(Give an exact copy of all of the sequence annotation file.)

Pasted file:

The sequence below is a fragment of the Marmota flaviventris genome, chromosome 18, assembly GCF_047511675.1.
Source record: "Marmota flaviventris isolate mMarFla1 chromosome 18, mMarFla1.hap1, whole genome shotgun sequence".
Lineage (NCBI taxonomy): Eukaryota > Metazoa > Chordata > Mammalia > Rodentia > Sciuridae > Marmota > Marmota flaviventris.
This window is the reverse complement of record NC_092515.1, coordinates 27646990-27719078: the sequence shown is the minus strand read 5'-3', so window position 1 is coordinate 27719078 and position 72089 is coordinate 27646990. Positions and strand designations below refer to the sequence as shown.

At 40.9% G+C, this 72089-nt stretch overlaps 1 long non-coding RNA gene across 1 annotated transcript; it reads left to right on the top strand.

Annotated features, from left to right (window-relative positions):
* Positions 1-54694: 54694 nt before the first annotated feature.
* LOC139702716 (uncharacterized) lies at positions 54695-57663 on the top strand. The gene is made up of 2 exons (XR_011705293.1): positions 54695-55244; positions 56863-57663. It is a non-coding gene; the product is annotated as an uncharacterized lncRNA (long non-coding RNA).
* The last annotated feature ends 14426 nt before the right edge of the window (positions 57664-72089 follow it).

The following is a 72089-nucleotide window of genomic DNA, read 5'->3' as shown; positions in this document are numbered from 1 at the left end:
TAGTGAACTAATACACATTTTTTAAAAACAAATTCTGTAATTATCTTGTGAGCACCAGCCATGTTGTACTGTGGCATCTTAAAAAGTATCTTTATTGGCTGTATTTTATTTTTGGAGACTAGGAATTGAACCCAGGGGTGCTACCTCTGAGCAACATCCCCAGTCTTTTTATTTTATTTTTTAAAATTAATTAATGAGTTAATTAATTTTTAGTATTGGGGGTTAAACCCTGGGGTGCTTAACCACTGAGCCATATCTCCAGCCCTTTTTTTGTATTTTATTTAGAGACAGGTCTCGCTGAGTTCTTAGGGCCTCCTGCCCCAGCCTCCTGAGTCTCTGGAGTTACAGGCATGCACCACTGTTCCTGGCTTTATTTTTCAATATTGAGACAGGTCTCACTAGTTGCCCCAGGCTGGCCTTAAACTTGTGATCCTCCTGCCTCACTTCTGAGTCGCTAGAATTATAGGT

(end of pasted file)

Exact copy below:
The sequence below is a fragment of the Marmota flaviventris genome, chromosome 18, assembly GCF_047511675.1.
Source record: "Marmota flaviventris isolate mMarFla1 chromosome 18, mMarFla1.hap1, whole genome shotgun sequence".
Lineage (NCBI taxonomy): Eukaryota > Metazoa > Chordata > Mammalia > Rodentia > Sciuridae > Marmota > Marmota flaviventris.
This window is the reverse complement of record NC_092515.1, coordinates 27646990-27719078: the sequence shown is the minus strand read 5'-3', so window position 1 is coordinate 27719078 and position 72089 is coordinate 27646990. Positions and strand designations below refer to the sequence as shown.

At 40.9% G+C, this 72089-nt stretch overlaps 1 long non-coding RNA gene across 1 annotated transcript; it reads left to right on the top strand.

Annotated features, from left to right (window-relative positions):
* Positions 1-54694: 54694 nt before the first annotated feature.
* LOC139702716 (uncharacterized) lies at positions 54695-57663 on the top strand. The gene is made up of 2 exons (XR_011705293.1): positions 54695-55244; positions 56863-57663. It is a non-coding gene; the product is annotated as an uncharacterized lncRNA (long non-coding RNA).
* The last annotated feature ends 14426 nt before the right edge of the window (positions 57664-72089 follow it).

The following is a 72089-nucleotide window of genomic DNA, read 5'->3' as shown; positions in this document are numbered from 1 at the left end:
TAGTGAACTAATACACATTTTTTAAAAACAAATTCTGTAATTATCTTGTGAGCACCAGCCATGTTGTACTGTGGCATCTTAAAAAGTATCTTTATTGGCTGTATTTTATTTTTGGAGACTAGGAATTGAACCCAGGGGTGCTACCTCTGAGCAACATCCCCAGTCTTTTTATTTTATTTTTTAAAATTAATTAATGAGTTAATTAATTTTTAGTATTGGGGGTTAAACCCTGGGGTGCTTAACCACTGAGCCATATCTCCAGCCCTTTTTTTGTATTTTATTTAGAGACAGGTCTCGCTGAGTTCTTAGGGCCTCCTGCCCCAGCCTCCTGAGTCTCTGGAGTTACAGGCATGCACCACTGTTCCTGGCTTTATTTTTCAATATTGAGACAGGTCTCACTAGTTGCCCCAGGCTGGCCTTAAACTTGTGATCCTCCTGCCTCACTTCTGAGTCGCTAGAATTATAGGT